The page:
Rediscovering over 100 years of glamour at The Ritz London
For more than 100 years, The Ritz London has loomed large as one of the world’s original luxury hotels. Cathy Wagstaff follows in the footsteps of royalty, politicians and celebrities to experience how executive chef John Williams balances tradition with innovation.
Surely this is the most beautiful hotel restaurant in existence. Marble columns, veined in pink, frame a dining room of Louis XVI opulence and a circle of gilt bronze chandeliers casts an ethereal glow over the diners below. There’s a sense of occasion walking into The Ritz Restaurant, and I think of the luminaries who have dined here before me: Winston Churchill, Charlie Chaplin, Evelyn Waugh, Jackie Onassis, Wallis Simpson and an endless list of kings, queens, heads of state, nobility, celebrities and captains of industry.
It may seem a tall order for the cuisine to live up to the surrounds, but executive chef John Williams’ eightcourse ‘Menu Surprise’ features some of the prettiest dishes I’ve ever been served, all accompanied by fine wines as chosen by sommelier Giovanni Ferlito, Head of Wine & Beverage.
The Aromatic Nage of Dublin Bay Prawns or Langoustine à la Nage is a classic that has spent 15 years on The Ritz’s menu. For Williams, the son of a Tyneside fisherman, the claws of langoustines were “like little lollipops” growing up. This interpretation is rather more sophisticated, with the delicate lobsters gently poached and resting on a bed of cauliflower purée, with fennel and blanched vegetables arranged on top like a miniature garden.
Another favourite is the turbot in champagne and osetra caviar sauce, a combination that radiates Churchillian excess. The fish is cooked to perfection, the glossy sauce giving the dish a moreish, silken texture that melts on my tongue.
While Williams puts an emphasis on the finest British produce, I’m quietly delighted when I discover the baked Tunworth – a Camembert-style cheese from Hampshire – is filled with Australian truffle. It is a gooey treat, like fondue without the fuss, served with caramelised walnuts, compressed pear and homemade biscuits.
Dessert is refreshingly light and refined, from the pear and almond tart with a yoghurt mousse dome topped with gold leaf to the haute cuisine take on a milk chocolate bar, served with decadent Valrhona Grue de Cacao (cocoa nib) ice-cream.
Chronicles of haute cuisine
Williams has spent his whole career in the UK, including the last 14 years at The Ritz. Under his leadership, the hotel’s stunning restaurant was awarded its first Michelin star in 2016, and Williams himself has been appointed a Member of the Most Excellent Order of the British Empire for his services to hospitality. His journey is all the more impressive when you consider his humble beginnings. A self-confessed “Geordie from a hard, working-class background”, Williams dreamed of working at the Piccadilly landmark while he toiled in London’s hotel restaurants, eventually rising to executive chef at The Berkeley and Claridge’s before taking the dream job at The Ritz in 2004.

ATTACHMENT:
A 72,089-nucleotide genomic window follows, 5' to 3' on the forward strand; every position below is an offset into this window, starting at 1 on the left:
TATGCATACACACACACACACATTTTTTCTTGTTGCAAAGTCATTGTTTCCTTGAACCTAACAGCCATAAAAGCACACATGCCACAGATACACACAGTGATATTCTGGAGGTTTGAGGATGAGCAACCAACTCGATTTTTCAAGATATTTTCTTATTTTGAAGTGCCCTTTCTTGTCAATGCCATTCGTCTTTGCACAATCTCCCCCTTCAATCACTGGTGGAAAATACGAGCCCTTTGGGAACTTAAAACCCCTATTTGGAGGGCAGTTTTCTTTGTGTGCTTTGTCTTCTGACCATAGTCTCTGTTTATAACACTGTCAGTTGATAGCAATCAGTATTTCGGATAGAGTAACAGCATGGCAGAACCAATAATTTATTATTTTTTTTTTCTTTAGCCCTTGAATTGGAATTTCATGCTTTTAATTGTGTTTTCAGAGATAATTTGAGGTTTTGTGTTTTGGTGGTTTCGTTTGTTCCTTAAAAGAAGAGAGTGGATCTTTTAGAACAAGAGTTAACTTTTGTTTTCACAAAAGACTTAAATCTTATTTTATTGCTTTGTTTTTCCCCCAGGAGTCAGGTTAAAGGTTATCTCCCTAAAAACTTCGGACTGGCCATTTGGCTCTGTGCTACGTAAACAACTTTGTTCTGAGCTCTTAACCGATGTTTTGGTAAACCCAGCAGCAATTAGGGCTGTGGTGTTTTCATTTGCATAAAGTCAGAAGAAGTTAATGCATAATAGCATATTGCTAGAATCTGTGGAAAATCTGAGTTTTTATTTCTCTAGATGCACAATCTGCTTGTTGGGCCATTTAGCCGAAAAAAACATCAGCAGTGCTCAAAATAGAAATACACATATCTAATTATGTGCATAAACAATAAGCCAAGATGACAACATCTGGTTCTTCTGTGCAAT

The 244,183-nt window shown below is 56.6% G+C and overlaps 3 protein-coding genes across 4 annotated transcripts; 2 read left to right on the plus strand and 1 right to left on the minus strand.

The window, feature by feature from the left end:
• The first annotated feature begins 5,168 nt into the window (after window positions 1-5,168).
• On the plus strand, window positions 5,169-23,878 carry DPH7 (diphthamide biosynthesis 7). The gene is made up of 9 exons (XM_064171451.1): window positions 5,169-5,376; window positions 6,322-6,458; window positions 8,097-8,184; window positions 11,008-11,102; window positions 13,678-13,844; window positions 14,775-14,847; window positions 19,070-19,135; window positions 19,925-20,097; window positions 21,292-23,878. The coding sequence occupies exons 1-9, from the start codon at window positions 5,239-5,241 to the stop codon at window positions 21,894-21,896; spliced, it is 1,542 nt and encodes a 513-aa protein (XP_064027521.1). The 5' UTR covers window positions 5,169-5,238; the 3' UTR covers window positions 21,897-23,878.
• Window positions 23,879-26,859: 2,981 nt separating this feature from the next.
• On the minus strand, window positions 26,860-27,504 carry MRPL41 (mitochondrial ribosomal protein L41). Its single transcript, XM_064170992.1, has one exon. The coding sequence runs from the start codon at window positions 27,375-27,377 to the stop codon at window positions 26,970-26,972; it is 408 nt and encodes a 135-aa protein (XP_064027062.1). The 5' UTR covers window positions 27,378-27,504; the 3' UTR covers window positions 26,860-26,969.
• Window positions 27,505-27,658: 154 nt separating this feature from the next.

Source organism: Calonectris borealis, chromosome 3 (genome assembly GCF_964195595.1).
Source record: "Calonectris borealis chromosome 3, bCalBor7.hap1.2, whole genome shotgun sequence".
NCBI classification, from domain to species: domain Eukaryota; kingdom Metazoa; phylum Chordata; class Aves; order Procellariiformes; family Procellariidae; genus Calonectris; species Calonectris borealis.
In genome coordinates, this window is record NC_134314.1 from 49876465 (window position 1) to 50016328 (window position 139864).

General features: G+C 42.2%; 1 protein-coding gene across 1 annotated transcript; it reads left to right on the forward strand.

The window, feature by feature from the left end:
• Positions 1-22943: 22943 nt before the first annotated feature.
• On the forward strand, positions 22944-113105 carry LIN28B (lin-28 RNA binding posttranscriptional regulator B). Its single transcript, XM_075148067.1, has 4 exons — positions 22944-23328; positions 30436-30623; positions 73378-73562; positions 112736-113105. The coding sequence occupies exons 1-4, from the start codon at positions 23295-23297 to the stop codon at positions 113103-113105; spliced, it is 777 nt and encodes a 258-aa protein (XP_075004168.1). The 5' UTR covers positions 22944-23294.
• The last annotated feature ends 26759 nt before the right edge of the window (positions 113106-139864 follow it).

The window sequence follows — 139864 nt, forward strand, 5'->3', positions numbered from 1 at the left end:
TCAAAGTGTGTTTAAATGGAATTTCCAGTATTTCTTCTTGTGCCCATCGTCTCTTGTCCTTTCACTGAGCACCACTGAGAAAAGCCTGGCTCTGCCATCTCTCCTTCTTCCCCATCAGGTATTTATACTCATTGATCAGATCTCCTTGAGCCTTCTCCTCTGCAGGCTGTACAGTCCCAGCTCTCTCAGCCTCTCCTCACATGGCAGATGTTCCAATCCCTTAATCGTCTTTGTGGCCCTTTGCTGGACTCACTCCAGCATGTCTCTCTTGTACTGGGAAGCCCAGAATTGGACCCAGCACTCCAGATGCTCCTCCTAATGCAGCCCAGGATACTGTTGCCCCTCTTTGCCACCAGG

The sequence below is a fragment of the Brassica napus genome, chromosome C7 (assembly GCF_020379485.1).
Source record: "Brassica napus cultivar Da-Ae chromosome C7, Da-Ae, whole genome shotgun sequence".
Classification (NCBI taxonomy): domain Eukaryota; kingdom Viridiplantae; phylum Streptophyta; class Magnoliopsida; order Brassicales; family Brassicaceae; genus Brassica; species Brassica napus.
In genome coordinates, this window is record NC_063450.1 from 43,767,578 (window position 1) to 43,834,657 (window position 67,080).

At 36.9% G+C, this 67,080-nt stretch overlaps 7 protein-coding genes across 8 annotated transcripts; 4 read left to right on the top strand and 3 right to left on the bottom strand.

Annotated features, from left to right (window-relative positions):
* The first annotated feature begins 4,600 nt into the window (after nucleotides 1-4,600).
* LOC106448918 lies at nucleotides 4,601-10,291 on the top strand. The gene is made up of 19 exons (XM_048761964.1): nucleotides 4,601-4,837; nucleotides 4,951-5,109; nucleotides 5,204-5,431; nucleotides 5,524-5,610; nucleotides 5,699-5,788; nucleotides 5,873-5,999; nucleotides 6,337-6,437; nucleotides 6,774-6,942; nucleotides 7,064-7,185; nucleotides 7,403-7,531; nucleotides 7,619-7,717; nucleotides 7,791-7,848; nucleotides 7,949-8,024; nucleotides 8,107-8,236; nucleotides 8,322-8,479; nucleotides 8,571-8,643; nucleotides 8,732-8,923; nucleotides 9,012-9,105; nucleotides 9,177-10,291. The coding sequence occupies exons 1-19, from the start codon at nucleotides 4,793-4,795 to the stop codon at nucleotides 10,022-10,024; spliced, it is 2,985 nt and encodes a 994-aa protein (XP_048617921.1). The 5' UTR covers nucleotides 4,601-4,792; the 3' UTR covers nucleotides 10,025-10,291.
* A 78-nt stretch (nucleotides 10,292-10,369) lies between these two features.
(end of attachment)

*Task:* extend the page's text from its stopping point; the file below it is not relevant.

It quickly becomes apparent that Williams doesn’t think much of ‘fine dining’. He prefers ‘haute cuisine’, a phrase that better captures the sensations and gastronomic purity of his dining experience. It also has echoes of Auguste Escoffier, the much-admired father of modern cooking and a consultant chef at The Ritz in the first years of its existence.
For the first time since opening in 1906, the hotel’s celebrated cuisine, both classics and Williams’ innovations, have been collated in one tome. The Ritz London: The Cookbook is divided into the four seasons, with a cocktail and canapé pairing, entrées, main courses and desserts. The recipes are interspersed with insights from Williams, his brigade and the front-of-house team that give readers a peek behind the scenes of this legendary hotel, which holds a royal warrant from the Prince of Wales for banqueting services, so high is the standard of its cuisine and service.
Tea and temptation
Perhaps even more of an institution than The Ritz Restaurant is afternoon tea in the Palm Court. So popular is this stately ritual that there are five two-hour seatings each day between 11.30am and 5.30pm, during which 1,000 scones and 5,000 finger sandwiches are consumed. Every morsel is delicious, and the scones – served, naturally, with Cornish clotted cream and strawberry preserve – are the finest I’ve tasted.
While I sip my Dragon Pearls tea, The Ritz Resident Pianist, Ian Gomes, fills the gilded room with music, moving effortlessly from classical favourites to jazz standards. There’s a pause before he strikes up one of the most requested songs. ‘Puttin’ on the Ritz’ – the Irving Berlin tune written in 1927 – is a reminder that the hotel has influenced everything from our language to how we dine for more than a century.
Just when I think I couldn’t eat another macaron, cake or réligieuse, a waiter in tails arrives to tempt me with a trolley laden with sweet treats. Well, maybe one more apple mousse tart …